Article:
Creative POV filmmaking eschews nauseating effects

“Don’t pet a burning dog.” These words of caution, referring to such an activity’s futility and the likelihood that you will also get burned, echo throughout filmmaker Trey Batchelor’s chaotic debut feature.

Told in the style of a first-person-shooter video game, “Burning Dog” is about a game designer named Five (voiced by Adam Bartley), who is kidnapped by crooked cops, Smythe (Greg Grunberg) and Wesson (Salvator Xuereb). Five is handcuffed, manhandled, and dragged from place-to-place, as Smythe and Wesson search for evidence to clear their names. On top of that, if Five doesn’t come up with a new game concept by the end of the day, he’ll lose his job.

Greg Grunberg and Salvator Xuereb play cops Smythe and Wesson.

Against his will, Five has to run from contract killers, Russian mobsters, and other compromised law enforcement officers. But in this video-game-like reality, the players don’t get a second life.

“Burning Dog” is reminiscent of Ilya Naishuller’s innovative 2015 film “Hardcore Henry,” a minor box office success due in part to the tiny budget. And that point of view experiment leaned heavily into its video game influences. Henry was resurrected and did battle with a telekinetic warlord. The high-energy approach divided viewers who were either captivated by the reverse Snorricam visual style or found the whole thing nauseating.

The good news is that “Burning Dog” isn’t as hyperkinetic as “Henry.” As promised in the film’s synopsis, there is more emphasis on the enigmatic story than the POV thrills. Still, the visual approach trumps the narrative, which is fun, if also secondary.

Characters directly address the camera as a character.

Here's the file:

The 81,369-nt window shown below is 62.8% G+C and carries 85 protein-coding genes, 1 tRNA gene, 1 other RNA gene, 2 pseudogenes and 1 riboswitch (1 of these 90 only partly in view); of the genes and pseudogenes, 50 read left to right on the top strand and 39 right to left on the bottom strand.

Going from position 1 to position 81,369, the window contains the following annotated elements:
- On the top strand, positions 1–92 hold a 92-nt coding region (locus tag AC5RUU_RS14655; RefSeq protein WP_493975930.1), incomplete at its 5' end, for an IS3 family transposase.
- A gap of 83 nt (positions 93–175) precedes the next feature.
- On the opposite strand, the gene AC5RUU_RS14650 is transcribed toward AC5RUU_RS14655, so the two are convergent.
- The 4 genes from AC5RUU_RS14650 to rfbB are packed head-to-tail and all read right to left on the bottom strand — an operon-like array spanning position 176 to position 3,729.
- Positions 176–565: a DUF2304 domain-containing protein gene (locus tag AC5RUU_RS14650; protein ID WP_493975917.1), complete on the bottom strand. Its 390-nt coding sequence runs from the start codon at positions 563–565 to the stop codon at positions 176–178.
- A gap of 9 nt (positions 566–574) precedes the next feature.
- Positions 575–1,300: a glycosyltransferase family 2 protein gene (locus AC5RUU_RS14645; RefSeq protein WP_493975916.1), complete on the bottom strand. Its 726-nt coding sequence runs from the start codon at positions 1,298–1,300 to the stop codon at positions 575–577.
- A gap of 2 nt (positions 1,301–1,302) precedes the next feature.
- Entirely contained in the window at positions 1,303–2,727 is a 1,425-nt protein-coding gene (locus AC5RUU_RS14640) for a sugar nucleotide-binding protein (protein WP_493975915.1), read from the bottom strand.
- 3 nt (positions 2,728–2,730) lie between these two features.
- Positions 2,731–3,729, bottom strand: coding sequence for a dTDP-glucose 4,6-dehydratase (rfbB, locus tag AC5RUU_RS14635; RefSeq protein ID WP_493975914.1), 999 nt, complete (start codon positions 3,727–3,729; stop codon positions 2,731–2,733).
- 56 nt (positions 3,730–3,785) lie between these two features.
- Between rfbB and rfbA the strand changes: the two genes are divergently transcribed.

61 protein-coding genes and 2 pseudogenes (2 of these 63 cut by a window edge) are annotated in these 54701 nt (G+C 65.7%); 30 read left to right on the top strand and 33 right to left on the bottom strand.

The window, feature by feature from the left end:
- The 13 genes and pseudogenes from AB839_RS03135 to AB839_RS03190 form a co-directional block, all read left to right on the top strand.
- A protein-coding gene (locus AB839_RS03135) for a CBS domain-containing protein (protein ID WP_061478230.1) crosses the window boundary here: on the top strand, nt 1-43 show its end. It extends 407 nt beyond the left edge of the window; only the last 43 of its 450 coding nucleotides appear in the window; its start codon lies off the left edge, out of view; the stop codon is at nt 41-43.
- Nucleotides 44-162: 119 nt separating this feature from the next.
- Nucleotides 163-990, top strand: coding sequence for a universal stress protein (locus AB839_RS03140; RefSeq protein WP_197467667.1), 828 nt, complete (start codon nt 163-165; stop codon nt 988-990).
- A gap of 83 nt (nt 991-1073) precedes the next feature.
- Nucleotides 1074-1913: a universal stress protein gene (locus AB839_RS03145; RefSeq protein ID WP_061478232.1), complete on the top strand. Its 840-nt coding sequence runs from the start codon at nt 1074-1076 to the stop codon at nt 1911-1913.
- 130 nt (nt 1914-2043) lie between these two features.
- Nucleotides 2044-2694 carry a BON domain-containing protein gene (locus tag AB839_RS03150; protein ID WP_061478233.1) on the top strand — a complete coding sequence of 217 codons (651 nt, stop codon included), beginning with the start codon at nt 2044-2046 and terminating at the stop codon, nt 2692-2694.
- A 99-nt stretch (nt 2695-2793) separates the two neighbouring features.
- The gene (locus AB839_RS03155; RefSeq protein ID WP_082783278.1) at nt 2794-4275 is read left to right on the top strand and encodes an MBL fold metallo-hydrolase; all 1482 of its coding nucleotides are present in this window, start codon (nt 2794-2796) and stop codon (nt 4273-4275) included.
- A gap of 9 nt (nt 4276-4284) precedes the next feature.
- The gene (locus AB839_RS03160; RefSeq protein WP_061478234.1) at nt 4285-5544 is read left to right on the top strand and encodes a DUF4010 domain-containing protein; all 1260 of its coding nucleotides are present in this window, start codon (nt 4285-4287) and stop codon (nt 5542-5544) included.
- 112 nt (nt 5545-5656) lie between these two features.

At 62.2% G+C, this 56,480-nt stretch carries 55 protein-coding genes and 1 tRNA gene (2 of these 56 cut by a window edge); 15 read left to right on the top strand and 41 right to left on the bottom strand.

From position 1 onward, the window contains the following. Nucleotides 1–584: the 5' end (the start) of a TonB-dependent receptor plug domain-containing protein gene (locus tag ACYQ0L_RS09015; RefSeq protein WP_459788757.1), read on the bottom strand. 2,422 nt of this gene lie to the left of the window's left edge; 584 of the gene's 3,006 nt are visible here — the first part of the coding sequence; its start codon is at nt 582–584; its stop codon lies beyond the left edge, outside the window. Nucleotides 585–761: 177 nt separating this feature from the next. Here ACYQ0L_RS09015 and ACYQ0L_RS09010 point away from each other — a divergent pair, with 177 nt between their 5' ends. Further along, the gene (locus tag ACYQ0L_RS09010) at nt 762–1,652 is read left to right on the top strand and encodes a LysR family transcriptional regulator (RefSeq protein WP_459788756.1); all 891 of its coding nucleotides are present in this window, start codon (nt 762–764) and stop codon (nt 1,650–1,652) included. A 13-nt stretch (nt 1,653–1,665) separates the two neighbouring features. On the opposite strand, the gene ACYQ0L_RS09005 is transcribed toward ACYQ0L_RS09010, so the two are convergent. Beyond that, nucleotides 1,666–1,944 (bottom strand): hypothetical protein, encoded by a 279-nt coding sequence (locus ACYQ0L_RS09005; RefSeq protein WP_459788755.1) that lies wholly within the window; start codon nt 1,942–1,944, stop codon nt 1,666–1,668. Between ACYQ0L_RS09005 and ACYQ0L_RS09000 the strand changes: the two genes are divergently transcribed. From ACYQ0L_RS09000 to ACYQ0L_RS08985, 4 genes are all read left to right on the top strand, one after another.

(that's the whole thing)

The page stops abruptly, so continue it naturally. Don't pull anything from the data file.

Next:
Cinematographer Dino Parks (“Visioneers,” “Lone Survivor”) shoots “Burning Dog” flatly given the continuous movement. The necessary deep depth of field keeps most of the image in focus while Five rarely stops moving. The camera is the character, and the operators had to give the lens a distinct personality. I think they succeed, but this filmmaking style is still an experiment, as the technique is perfected. Parks and his team do well to take advantage of the frantic elements while steadying things to guard against the nauseating effects.

There’s no denying that there is something un-cinematic about having character stare directly into the camera. However, dramatically, this can work as we saw last year in one fantastic scene in Marielle Heller’s “A Beautiful Day in the Neighborhood.” But it has to be more than a gimmick. There must be narrative purpose. An excellent example of the use of direct POV is several sequences in Kathryn Bigelow’s 1995 film “Strange Days.” In that movie, Bigelow took us inside the experiences of critical characters—we “jack” into their minds.

Grunberg has fun playing a crooked cop.

In “Burning Dog,” for almost the entire film, we’re spoken to as if we are in the movie. The POV does have its moments, especially during the raucous action-packed conclusion. And it helps that the performances are uniformly in on the joke. Batchelor, who also wrote the script, has populated his movie with a constant stream of clichés and stereotypes. It’s all intentional, which points up the obvious limitation to this style of filmmaking. Despite valiant efforts by everyone involved, “Burning Dog” is still a triumph of style over substance.

Batchelor smartly makes Five, his protagonist, a video game designer. And Five’s dangerous journey should give him great grist for a new game. Beyond this kind of narrative use, the first-person-shooter camera POV might be hard to apply to other stories. Making the camera a character is tricky, and Batchelor gets away with it, while also winking at the viewer.

“Burning Dog” is an entertaining chapter in the on-going evolution of the POV filmmaking experiment.